AllRefer.com - Lucius Apuleius (Classical Literature, Biography) - Encyclopedia
The Golden Ass has been tremendously popular, influencing strongly the history of the novel, e.g., the works of Boccaccio, Cervantes, Fielding, and Smollett.
Other works by Apuleius include The Apology or On Magic, his defense in a suit brought by his wife's family for gaining her affections by magic; Florida, an anthology of his works; and On the God of Socrates, On the Philosophy of Plato, and On the World, philosophical treatises.
See J. Tatum, Apuleius and the Golden Ass (1979).
reference.allrefer.com /encyclopedia/A/Apuleius.html   (259 words)

 Apuleius   (Site not responding. Last check: 2007-10-21)
Lucius Apuleius lived and wrote in Latin in Romanized North Africa around the middle of the 2 nd c.
A.D. He was well versed in the popular Greek writing of the time, and shows in all his prose a strong interest in the supernatural, in Eastern religions, and in magic.
The Metamorphoses often referred to as The Golden Ass, is written in a Grecizing style, with fairly involved syntax, couched in a large vocabulary.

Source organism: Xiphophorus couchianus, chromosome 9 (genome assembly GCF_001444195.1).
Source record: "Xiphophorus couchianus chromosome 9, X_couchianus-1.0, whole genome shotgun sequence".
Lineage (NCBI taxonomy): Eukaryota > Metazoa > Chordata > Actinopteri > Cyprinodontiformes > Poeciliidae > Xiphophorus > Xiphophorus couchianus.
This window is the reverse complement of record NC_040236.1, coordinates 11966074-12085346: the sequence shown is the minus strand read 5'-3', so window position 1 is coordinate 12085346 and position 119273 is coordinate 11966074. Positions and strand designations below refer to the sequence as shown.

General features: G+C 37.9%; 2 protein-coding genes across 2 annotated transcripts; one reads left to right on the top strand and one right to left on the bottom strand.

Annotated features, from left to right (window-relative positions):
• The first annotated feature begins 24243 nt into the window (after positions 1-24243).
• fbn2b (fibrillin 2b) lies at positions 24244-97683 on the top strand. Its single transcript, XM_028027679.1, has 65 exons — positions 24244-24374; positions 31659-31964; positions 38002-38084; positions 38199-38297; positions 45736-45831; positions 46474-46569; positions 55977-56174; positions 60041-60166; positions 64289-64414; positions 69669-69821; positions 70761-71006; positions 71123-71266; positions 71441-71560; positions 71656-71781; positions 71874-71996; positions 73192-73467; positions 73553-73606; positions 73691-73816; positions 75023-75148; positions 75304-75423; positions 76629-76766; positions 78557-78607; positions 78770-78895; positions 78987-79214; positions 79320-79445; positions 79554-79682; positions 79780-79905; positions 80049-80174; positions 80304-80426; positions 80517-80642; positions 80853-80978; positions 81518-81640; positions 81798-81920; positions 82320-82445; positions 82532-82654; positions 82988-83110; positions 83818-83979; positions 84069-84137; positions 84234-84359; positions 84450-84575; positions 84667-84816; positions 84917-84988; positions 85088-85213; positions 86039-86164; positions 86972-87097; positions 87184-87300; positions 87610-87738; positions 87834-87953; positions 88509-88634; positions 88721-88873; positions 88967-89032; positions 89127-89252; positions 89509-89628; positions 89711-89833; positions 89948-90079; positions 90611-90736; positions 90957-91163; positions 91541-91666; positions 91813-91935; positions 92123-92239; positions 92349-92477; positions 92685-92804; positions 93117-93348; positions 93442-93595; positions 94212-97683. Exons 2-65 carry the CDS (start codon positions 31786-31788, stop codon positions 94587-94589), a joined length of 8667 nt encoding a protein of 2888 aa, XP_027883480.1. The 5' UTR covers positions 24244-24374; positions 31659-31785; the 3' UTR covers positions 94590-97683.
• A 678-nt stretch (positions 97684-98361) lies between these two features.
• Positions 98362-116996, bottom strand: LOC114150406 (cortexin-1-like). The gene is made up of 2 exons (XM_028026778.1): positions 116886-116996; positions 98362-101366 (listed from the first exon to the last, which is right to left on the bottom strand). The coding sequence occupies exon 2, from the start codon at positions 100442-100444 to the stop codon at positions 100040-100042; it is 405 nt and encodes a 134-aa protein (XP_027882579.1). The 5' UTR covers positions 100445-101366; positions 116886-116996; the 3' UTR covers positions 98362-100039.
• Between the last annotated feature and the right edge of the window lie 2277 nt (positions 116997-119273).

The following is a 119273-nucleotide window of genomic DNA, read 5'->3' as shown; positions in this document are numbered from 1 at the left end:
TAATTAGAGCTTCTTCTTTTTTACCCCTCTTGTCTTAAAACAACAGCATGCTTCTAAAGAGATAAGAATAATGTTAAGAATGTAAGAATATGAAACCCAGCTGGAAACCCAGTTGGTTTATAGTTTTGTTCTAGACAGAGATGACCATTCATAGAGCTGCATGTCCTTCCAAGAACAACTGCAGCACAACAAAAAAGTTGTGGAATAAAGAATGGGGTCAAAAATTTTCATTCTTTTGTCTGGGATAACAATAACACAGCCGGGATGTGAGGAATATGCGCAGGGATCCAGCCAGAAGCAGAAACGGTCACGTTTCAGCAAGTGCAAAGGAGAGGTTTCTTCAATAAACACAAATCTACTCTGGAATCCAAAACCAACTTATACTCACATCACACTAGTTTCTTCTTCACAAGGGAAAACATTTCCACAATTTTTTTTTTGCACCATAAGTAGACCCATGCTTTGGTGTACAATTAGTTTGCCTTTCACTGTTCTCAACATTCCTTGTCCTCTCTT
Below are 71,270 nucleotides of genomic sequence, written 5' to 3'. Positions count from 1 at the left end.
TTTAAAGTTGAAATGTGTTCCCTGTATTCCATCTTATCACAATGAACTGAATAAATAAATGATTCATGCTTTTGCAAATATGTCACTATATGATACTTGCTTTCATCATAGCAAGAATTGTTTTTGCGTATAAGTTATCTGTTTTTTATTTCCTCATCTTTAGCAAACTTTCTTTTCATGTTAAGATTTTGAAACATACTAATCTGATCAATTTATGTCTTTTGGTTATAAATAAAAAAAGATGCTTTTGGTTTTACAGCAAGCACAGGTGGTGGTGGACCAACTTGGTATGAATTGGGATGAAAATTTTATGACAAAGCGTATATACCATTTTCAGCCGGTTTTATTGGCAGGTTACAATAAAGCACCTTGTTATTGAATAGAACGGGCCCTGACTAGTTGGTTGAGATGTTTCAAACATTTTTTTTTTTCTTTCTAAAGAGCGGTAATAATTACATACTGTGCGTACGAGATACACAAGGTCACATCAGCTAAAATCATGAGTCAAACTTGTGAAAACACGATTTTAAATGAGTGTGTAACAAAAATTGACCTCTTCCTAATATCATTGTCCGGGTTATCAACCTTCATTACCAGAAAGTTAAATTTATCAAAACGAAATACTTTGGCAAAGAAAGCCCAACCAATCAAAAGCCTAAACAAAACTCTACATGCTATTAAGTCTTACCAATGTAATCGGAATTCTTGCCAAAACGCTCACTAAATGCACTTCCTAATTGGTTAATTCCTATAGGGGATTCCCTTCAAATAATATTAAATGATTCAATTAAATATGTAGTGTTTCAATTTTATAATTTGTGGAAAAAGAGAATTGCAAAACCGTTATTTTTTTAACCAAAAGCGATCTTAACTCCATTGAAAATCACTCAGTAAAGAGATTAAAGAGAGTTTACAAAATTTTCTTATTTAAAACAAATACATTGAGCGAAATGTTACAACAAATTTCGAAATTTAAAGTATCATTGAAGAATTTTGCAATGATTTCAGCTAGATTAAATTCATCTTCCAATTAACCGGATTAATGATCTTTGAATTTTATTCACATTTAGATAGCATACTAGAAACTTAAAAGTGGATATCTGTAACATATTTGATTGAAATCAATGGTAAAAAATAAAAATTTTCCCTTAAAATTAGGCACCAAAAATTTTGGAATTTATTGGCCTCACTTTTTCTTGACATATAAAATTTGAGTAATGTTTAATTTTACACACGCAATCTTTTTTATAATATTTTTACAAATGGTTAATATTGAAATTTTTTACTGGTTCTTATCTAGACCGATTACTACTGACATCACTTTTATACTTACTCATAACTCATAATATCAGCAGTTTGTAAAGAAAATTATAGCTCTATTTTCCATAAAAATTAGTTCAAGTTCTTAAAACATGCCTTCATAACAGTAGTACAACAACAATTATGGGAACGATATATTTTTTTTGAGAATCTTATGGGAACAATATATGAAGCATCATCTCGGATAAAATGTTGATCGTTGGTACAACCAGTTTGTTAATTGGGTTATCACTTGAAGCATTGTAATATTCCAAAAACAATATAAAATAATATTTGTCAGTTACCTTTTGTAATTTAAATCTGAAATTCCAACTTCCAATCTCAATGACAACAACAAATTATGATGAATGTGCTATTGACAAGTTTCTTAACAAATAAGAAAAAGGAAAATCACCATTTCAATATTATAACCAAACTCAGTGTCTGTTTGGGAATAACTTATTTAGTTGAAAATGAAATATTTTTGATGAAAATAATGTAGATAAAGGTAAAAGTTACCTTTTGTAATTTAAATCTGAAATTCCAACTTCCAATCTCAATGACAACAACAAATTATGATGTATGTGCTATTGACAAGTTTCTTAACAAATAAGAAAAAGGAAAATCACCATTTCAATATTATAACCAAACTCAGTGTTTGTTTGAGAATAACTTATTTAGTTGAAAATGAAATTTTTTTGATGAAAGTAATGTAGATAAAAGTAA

community.middlebury.edu /~harris/LatinAuthors/Apuleius.html   (314 words)

 Scholia Reviews ns 14   (Site not responding. Last check: 2007-10-21)
The book will be of great use to students of imperial rhetoric and literary history and of special interest to students of Apuleius himself.
Hunink notes that here Helm retains the unusual spelling, but he maintains that since everywhere else Apuleius writes philosophus and philosophia, the reading of F must be due to scribal error.
This fragment probably serves as an introduction to a discussion of Apuleius's rivals, and Apuleius is fond of Tiervergleich (not restricted to birds) in such instances (see, for example, Apol.
www.classics.und.ac.za /reviews/05-15Hun.htm   (2422 words)

 Amazon.com: Books: The Golden Ass (Penguin Classics)   (Site not responding. Last check: 2007-10-21)